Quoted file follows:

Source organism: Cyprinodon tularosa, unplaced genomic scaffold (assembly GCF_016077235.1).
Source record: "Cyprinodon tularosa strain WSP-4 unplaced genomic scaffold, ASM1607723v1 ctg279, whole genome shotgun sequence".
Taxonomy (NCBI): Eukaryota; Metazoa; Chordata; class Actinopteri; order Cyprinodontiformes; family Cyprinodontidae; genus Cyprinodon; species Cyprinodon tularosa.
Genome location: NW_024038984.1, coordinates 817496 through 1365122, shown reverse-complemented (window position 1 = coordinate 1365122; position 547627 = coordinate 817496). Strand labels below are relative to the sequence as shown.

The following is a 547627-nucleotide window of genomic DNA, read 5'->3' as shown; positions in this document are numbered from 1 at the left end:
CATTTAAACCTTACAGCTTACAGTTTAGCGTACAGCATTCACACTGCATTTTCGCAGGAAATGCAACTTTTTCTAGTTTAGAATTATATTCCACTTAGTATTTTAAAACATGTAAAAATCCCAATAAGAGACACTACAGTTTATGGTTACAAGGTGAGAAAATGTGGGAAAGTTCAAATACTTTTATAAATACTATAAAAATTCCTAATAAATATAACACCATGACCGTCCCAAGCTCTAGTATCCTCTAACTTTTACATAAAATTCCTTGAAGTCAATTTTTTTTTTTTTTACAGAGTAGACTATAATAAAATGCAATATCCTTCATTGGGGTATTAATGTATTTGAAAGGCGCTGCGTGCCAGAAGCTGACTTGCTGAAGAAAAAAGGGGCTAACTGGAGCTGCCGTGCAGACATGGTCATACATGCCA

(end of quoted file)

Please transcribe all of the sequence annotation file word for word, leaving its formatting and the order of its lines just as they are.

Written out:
Source organism: Cyprinodon tularosa, unplaced genomic scaffold (assembly GCF_016077235.1).
Source record: "Cyprinodon tularosa strain WSP-4 unplaced genomic scaffold, ASM1607723v1 ctg279, whole genome shotgun sequence".
Taxonomy (NCBI): Eukaryota; Metazoa; Chordata; class Actinopteri; order Cyprinodontiformes; family Cyprinodontidae; genus Cyprinodon; species Cyprinodon tularosa.
Genome location: NW_024038984.1, coordinates 817496 through 1365122, shown reverse-complemented (window position 1 = coordinate 1365122; position 547627 = coordinate 817496). Strand labels below are relative to the sequence as shown.

The following is a 547627-nucleotide window of genomic DNA, read 5'->3' as shown; positions in this document are numbered from 1 at the left end:
CATTTAAACCTTACAGCTTACAGTTTAGCGTACAGCATTCACACTGCATTTTCGCAGGAAATGCAACTTTTTCTAGTTTAGAATTATATTCCACTTAGTATTTTAAAACATGTAAAAATCCCAATAAGAGACACTACAGTTTATGGTTACAAGGTGAGAAAATGTGGGAAAGTTCAAATACTTTTATAAATACTATAAAAATTCCTAATAAATATAACACCATGACCGTCCCAAGCTCTAGTATCCTCTAACTTTTACATAAAATTCCTTGAAGTCAATTTTTTTTTTTTTTACAGAGTAGACTATAATAAAATGCAATATCCTTCATTGGGGTATTAATGTATTTGAAAGGCGCTGCGTGCCAGAAGCTGACTTGCTGAAGAAAAAAGGGGCTAACTGGAGCTGCCGTGCAGACATGGTCATACATGCCA